Prices and social behavior: A study of adult smoking in Canadian Aboriginal communities
This paper provides the first estimates of tobacco price elasticity for adults in Canada's Aboriginal communities, distinguishing between two price effects: the direct effect, reflecting individual reaction to a price change, and the indirect effect, whereby price influences the individual by changing community smoking behavior. Estimates suggest a 10 percent increase in price decreases daily smoking by 0.75 percentage points (1.7 percent), occasional smoking by 1.39 percentage points (9.3 percent) and average smoking intensity by 0.15 cigarettes per day (2.9 percent). Further, the indirect effect doubles the response to a change in tobacco prices over the direct effect alone.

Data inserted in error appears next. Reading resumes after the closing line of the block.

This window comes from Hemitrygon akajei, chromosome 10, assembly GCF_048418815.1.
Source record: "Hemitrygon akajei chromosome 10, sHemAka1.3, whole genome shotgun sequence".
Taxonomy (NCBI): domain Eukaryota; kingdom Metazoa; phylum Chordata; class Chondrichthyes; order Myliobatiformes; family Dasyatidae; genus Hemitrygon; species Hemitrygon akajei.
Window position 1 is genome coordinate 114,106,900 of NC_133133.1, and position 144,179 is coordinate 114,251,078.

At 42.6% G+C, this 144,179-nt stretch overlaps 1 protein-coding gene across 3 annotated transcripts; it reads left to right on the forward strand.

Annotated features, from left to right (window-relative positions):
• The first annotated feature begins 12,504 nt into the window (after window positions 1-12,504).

|Date of creation:||Nov 2011|
|Date of revision:||Dec 2012|
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